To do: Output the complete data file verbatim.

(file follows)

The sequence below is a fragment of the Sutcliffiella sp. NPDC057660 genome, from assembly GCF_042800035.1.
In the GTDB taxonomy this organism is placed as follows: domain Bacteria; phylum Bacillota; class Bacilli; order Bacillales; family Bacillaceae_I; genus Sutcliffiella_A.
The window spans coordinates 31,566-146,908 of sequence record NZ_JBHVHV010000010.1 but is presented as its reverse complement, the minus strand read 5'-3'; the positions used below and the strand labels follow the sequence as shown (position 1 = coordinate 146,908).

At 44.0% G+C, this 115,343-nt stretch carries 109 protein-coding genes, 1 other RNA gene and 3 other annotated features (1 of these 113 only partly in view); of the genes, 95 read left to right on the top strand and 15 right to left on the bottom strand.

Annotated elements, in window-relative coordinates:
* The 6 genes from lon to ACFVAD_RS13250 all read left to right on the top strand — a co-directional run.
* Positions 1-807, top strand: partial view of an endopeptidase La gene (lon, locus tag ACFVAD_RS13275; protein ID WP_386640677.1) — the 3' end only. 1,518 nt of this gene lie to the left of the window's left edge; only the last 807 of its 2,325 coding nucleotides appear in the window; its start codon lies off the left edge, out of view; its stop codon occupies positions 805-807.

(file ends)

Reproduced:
The sequence below is a fragment of the Sutcliffiella sp. NPDC057660 genome, from assembly GCF_042800035.1.
In the GTDB taxonomy this organism is placed as follows: domain Bacteria; phylum Bacillota; class Bacilli; order Bacillales; family Bacillaceae_I; genus Sutcliffiella_A.
The window spans coordinates 31,566-146,908 of sequence record NZ_JBHVHV010000010.1 but is presented as its reverse complement, the minus strand read 5'-3'; the positions used below and the strand labels follow the sequence as shown (position 1 = coordinate 146,908).

At 44.0% G+C, this 115,343-nt stretch carries 109 protein-coding genes, 1 other RNA gene and 3 other annotated features (1 of these 113 only partly in view); of the genes, 95 read left to right on the top strand and 15 right to left on the bottom strand.

Annotated elements, in window-relative coordinates:
* The 6 genes from lon to ACFVAD_RS13250 all read left to right on the top strand — a co-directional run.
* Positions 1-807, top strand: partial view of an endopeptidase La gene (lon, locus tag ACFVAD_RS13275; protein ID WP_386640677.1) — the 3' end only. 1,518 nt of this gene lie to the left of the window's left edge; only the last 807 of its 2,325 coding nucleotides appear in the window; its start codon lies off the left edge, out of view; its stop codon occupies positions 805-807.